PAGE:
Lecturer: Brian Carlile, is a multifaceted professional musician whose career as an orchestral and chamber music player has involved performance and studio recordings world- wide. His media work includes the award-winning ITV production “The Forsyte Saga”, music arranger credits for film, TV and radio and for his work as “music fixer” on the 1999 Oscar nominated film “Hilary and Jackie”.
Apr 16: Importance of Political Trust in Society
This lecture will examine the role trust plays in democracy. For a society to function it is necessary for the public to trust politics, our institutions and each other. Across Western democracies there has been a steady decline in trust. This talk will trace why this has occurred, what effect it has had and how we can fix it.
Apr 23: Populism in 21st Century Politics While not a new phenomenon, populism has become a mainstream political movement in the 21st Century. Populist leaders in Greece, Brazil, the UK, and elsewhere have won elections and have governed. This talk will examine the concept of populism, discuss at it is, and what it is not, and finally examine the long-term viability of populism as a political force.
Lecturer: Dr. Michael Johns is an Associate Professor of Political Science at Laurentian University. He has also held the positions of Vice Dean of Arts and Chair of both the Dept. of Political Science and the Dept. of Marketing and Management. Dr. Johns writes and teaches courses on International Relations, Comparative Politics, European and American Politics as well as Federalism and Electoral Systems.
Apr 30: Forensics in Crime Solving
This lecture will define the evolving field of police forensics with an overview of the protocols governing crime scenes, warrants, security, and the processing of physical evidence.
May 7: Trophies and Talismans: The Traffic of Human Remains.
The use and movement of human remains are the result of large, intricate networks that span the globe, crossing boundaries within and between private, public and religious institutions. This lecture looks at the deeply embedded tradition of collecting and displaying/venerating human remains in contemporary Western society.
Lecturer: Dr. Myriam Nafte, a forensic anthropologist, is an active advisor and consultant for criminal casework across North America. She received a Specialized Honors B.A. in Medical Anthropology from York University, a B.Ed. degree in Science from Brock University, and completed an M.A. and Ph.D. in Physical Anthropology [Skeletal Biology] at McMaster University. Dr. Nafte is an instructor at McMaster University teaching various courses and is the author of numerous articles and books, including Flesh and Bone: An Introduction to Forensic Anthropology, and the forthcoming anthology Trophies and Talismans: The Traffic of Human Remains.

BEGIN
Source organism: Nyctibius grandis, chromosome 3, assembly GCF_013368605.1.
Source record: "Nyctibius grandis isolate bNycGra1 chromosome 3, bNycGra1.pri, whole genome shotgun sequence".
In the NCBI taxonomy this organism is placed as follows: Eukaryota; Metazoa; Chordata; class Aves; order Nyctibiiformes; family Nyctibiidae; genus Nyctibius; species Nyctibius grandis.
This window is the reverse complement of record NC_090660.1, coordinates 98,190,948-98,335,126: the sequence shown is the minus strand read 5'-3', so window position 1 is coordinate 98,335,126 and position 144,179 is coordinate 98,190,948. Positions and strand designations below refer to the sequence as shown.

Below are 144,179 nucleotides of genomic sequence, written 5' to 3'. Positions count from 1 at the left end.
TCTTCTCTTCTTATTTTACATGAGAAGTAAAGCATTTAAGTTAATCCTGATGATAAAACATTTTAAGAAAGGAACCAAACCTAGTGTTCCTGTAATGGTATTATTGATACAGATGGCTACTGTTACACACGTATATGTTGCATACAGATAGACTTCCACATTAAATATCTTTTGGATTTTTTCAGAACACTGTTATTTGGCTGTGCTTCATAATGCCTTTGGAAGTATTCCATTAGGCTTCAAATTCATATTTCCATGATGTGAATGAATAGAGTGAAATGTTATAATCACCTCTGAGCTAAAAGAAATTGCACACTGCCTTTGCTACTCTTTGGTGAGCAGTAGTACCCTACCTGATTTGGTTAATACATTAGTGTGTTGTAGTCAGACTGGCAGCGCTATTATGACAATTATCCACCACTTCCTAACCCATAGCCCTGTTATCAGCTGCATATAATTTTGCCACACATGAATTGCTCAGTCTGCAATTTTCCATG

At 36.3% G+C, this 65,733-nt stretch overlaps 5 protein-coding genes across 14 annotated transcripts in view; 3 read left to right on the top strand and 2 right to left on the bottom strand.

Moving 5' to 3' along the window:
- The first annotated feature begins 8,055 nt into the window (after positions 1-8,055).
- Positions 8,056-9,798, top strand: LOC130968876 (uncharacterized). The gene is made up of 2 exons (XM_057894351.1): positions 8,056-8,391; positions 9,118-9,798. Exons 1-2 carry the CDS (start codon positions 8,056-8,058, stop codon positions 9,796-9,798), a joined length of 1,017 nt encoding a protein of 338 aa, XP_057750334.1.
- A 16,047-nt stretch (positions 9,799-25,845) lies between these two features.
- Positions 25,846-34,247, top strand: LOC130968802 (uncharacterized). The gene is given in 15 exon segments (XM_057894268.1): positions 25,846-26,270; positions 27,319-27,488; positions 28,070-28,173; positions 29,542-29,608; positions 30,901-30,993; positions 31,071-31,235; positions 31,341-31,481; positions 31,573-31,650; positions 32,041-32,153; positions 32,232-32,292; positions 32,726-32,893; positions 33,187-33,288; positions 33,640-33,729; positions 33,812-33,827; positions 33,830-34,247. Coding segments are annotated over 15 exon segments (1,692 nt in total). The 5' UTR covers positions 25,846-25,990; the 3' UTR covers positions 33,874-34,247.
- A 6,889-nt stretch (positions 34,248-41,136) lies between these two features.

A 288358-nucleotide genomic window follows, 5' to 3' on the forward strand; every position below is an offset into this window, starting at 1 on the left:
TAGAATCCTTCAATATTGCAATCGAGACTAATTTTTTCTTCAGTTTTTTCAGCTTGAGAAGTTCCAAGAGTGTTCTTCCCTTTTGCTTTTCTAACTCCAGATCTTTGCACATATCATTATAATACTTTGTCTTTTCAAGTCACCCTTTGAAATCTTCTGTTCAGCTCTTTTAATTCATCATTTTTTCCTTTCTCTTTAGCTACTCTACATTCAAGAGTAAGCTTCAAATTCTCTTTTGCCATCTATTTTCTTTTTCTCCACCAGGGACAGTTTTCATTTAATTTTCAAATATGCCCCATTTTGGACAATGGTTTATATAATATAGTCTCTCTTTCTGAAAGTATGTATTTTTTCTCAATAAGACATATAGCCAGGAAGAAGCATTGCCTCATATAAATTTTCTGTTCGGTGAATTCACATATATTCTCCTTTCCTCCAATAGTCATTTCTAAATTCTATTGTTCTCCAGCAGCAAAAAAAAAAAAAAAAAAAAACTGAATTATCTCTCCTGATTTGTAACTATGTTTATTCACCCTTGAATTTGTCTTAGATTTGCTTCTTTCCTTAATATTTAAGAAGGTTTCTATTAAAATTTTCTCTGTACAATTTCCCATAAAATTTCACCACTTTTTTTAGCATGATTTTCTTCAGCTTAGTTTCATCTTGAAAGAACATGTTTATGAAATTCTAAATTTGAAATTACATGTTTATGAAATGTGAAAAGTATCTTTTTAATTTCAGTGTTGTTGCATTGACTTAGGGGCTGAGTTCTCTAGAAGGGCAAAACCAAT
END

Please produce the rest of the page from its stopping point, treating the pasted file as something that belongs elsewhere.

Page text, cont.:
For a printable description of this course …GTLLI-2021-Winter-Brochure
Dr. Thomas Stiff is a science educator and lecturer who has held research and consulting positions for national and international organizations including the Canadian Space Agency, the National Research Council, and Space Center Houston. He holds a MSc in Physics and a PhD in Theoretical Astrophysics.
Jan 8: The Race for Space – The Politics and Science of the ‘Final Frontier’
In the 1950’s the Soviet Union shocked the free world with the successful launch of Sputnik 1. This talk will reveal the technical and political battles that dominated the subsequent race to the Moon and their impact on modern society. The space race continues today but between mega-corporations. The new goal is to return to the Moon and then on to Mars. Why are we going back, and what’s at stake?
Jan 15: From Tang to Tricorders – Inventions and Innovations for Space Technology
For more than 50 years NASA and its R & D contractors have been producing products and services for the Space industry, including those required for life aboard the International Space Station. Many of these products and technologies find their way into our homes and everyday life every year. This talk will discuss a few of NASA’s most important “spin off” technologies, and introduce some of the products currently under development, including solar powered electric airplanes and nanobots designed to enhance human surgical procedures.
Jan 22: Canadians in Space – From Training to Touchdown Guest Lecturer: Astronaut Dr. Dave Williams